Shawn Seawood and his fellow construction crew members had been working since around 8 a.m. clearing out wood, dirt and other debris from the 40-unit South Side apartment last week. Most of the four-member crew are from the West Side and Austin, and are members of the Austin Peace Corner.

They’ve been gutting the 8000 S. Paulina building for about two week and plan to spend a few more at the four-story abandoned property, before moving on to another site. The South Side project is part of citywide effort by Community Investment Corporation, a nonprofit, affordable housing lender. The rehab projects are overseen by Community Initiatives Inc., a subsidiary of Community Investment Corporation.

Community investment is appointed by the court under the group’s troubled buildings’ program as a receiver on hazardous buildings, where the owners have not maintained their upkeep or safety. Community Initiatives also rehabs commercial and residential properties on the South and West Sides.

Once Community Initiatives becomes a receiver, the organization hires a crew to clean up the properties and secure them. For buildings occupied by tenants, a management company is hired to oversee the property. The nonprofit group has used Austin Peace Corner members on several projects already.

“It keeps us off the street and out of trouble,” said Seawood, 21, who’s been a member of the Peace Corner since his teens.

Angela Maurello, vice president of Community Initiatives Inc., said her group looks to community members like Seawood and to organizations to help clean and manage the properties located in their neighborhoods.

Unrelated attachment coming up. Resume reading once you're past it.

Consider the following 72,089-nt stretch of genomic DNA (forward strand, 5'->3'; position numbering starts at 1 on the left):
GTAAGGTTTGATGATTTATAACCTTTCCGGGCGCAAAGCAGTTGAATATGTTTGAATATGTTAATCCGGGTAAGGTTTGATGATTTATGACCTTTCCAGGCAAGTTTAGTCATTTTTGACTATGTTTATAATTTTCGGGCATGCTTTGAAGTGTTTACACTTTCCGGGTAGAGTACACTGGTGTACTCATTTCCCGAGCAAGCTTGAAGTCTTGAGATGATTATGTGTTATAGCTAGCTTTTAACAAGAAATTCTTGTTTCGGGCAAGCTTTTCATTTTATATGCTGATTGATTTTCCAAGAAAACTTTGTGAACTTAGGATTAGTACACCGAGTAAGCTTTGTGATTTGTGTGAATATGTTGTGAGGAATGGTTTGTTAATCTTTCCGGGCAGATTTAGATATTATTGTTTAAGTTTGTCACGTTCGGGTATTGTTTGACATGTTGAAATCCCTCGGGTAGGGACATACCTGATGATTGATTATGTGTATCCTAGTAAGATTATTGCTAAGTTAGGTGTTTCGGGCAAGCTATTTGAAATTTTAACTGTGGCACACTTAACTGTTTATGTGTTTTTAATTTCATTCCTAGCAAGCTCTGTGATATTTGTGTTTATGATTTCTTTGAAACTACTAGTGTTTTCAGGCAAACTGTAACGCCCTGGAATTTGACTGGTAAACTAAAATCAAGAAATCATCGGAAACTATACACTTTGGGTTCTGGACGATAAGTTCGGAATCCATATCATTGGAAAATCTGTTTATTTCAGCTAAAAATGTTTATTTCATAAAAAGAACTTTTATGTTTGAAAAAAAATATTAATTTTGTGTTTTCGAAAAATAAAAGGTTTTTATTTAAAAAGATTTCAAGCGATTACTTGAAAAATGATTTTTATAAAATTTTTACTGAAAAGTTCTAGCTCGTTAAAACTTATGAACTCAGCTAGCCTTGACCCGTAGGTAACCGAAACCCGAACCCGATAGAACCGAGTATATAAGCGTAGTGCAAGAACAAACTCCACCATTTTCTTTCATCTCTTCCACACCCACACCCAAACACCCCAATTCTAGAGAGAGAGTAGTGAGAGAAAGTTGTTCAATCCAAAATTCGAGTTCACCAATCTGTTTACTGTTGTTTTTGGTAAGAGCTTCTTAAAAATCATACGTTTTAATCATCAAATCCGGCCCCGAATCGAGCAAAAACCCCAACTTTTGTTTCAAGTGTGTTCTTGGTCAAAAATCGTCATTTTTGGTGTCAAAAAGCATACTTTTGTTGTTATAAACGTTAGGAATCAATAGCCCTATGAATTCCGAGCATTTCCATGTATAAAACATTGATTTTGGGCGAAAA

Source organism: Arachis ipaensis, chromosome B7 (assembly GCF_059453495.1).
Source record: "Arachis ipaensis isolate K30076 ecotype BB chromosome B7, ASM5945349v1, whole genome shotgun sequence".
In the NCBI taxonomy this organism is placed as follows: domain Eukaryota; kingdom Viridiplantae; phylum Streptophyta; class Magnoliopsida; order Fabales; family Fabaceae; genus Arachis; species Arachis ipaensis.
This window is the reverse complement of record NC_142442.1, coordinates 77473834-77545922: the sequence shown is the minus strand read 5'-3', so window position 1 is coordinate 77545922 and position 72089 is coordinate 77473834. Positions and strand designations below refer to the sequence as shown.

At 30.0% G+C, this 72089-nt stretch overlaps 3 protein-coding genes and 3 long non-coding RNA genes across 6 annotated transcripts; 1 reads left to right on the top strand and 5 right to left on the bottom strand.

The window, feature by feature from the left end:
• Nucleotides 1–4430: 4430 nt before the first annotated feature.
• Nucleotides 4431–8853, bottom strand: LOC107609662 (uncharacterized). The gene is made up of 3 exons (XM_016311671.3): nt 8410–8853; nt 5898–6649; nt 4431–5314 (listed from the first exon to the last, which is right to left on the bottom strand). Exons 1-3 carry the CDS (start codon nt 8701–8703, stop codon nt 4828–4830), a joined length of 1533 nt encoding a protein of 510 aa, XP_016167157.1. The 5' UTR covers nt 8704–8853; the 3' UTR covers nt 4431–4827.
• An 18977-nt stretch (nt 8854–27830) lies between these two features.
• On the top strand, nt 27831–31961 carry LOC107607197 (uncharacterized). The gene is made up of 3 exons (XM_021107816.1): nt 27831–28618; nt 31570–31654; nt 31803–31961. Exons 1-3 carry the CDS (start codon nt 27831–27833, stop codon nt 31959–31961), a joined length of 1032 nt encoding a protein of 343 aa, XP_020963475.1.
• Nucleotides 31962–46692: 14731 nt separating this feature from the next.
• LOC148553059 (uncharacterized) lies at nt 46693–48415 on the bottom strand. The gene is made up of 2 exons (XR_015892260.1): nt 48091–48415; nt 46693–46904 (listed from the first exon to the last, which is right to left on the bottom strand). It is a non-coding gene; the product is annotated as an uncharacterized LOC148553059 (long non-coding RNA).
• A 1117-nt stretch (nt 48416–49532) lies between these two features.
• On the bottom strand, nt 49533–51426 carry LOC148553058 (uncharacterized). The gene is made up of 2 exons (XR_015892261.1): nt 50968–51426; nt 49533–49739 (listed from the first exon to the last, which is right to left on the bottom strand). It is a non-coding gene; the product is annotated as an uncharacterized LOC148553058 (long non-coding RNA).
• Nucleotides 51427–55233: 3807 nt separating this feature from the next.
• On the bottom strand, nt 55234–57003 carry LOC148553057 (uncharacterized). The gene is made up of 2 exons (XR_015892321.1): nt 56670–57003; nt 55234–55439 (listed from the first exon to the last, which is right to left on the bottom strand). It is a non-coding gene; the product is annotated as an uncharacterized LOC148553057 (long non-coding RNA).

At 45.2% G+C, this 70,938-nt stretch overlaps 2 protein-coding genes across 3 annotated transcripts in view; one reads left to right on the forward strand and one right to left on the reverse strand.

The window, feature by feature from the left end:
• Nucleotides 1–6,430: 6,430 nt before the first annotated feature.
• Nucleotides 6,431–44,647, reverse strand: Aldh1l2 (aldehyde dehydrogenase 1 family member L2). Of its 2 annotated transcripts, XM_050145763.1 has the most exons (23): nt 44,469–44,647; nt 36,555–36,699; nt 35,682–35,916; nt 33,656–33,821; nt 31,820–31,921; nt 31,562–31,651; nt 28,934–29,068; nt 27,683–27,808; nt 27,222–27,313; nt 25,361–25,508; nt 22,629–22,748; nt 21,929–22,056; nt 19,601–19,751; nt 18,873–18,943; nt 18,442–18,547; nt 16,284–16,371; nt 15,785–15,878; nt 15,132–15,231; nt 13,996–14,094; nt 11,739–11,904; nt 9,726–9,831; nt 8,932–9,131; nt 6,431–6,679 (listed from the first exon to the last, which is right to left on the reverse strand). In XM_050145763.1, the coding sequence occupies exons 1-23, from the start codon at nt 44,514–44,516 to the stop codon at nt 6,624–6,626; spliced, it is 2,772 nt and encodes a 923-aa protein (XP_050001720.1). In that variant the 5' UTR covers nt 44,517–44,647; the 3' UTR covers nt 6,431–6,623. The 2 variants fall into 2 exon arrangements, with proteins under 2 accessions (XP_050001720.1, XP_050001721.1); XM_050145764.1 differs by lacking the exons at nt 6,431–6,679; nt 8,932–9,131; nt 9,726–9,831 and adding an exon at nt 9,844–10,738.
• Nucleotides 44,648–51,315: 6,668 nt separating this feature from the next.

“We look for owner-operators. We’re still the receiver [and] we have them manage the building. They care more about that property because they live next door so what happens there impacts them,” she said.

The South Paulina building had been in the court system for years and has had multiple owners. None of them, Maurello added, has been able to complete the building’s rehab. Most of the properties in receivership under Community Initiatives have similar stories, said Maurello, adding that for occupied buildings, the tenants are often the victims because they’re unaware of the problems of their landlords.

“We actually consider ourselves an advocate for the buildings,” she said. “We don’t get into ownership issues or things like that. We always feel that the best person to fix up the building is the owner.”

Oftentimes, the owner can’t, she explained.

“They start the work and then they either run out of money because they don’t get adequate funding or they bought it and thought they could quickly flip it. The way the economy is, it’s going to be very difficult because the appraised values aren’t the appraised values they were a year ago. That’s the biggest problem we have,” Maurello said. “We can’t have all these buildings just become abandoned because they can provide good housing.”

Marie Boladee, a program officer at Community Initiatives Inc. who works at the actual sites, noted community members’ importance to the program.

“We contact the Peace Corner and they set a date from them to come out. We don’t need to supervise them. They have their own crew. They’re just fantastic.”